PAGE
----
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The Fate of Frozen Embryos
By the time she was in her 40s, Andrea Cinnamond was afraid she'd never be a mother. Then came the day in 2005 her daughter was born through in vitro fertilization, followed two years later by twin sons. Today, Kaitlin, Jack, and Aidan bounce around like Ping-Pong balls through their Boston home. Cinnamond, now 49, and her husband are grateful for their healthy children and the medical science that helped create them. Yet she's haunted by the three embryos that were left over.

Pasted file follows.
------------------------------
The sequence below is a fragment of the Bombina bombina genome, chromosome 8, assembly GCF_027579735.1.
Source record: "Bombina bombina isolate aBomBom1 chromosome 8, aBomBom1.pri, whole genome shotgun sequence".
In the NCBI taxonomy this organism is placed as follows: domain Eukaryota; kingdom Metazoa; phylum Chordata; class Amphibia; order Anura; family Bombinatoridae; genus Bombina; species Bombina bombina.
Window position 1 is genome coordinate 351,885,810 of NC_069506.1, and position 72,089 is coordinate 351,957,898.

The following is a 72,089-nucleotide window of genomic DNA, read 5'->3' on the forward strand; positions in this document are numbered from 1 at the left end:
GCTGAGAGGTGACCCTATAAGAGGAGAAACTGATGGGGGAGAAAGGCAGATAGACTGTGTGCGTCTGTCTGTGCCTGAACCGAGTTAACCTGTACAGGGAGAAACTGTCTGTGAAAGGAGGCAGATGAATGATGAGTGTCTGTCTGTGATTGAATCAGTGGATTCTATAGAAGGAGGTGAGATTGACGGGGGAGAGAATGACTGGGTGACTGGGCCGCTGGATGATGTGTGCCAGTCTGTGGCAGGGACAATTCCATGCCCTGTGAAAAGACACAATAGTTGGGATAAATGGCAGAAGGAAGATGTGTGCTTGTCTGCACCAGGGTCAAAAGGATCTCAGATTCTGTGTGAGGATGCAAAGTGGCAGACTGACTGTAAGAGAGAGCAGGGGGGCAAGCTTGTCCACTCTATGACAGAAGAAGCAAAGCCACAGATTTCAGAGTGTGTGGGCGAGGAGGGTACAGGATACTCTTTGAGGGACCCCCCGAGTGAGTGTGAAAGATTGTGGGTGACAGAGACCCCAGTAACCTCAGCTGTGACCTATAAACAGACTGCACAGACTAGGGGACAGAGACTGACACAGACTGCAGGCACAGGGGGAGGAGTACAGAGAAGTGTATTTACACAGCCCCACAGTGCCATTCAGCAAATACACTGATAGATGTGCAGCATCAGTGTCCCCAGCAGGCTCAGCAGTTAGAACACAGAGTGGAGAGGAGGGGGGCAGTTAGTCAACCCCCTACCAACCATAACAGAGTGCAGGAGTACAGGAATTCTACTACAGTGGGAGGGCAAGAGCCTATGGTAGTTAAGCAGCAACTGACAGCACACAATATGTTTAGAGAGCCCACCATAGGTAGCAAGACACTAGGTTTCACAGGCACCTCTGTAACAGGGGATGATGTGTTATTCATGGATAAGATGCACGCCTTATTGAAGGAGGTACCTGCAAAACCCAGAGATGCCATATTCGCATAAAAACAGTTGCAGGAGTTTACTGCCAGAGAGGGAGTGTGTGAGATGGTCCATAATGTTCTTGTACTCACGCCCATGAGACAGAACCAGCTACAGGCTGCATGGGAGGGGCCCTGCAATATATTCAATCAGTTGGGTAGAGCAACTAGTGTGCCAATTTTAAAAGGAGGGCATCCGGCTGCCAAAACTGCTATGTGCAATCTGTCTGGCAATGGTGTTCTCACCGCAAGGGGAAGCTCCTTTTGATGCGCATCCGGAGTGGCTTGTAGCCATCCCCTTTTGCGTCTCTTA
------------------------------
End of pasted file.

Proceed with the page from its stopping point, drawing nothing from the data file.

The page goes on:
Like many women struggling with infertility, Cinnamond was delighted when a laboratory took sperm and egg and provided five chances for a second child after Kaitlin's birth. In many ways, infertility is a numbers game -- more embryos created means more tries for success. She was asked in the beginning about the matter of surplus embryos, but how could she think about those she might not want when her thoughts were consumed by the children she longed for?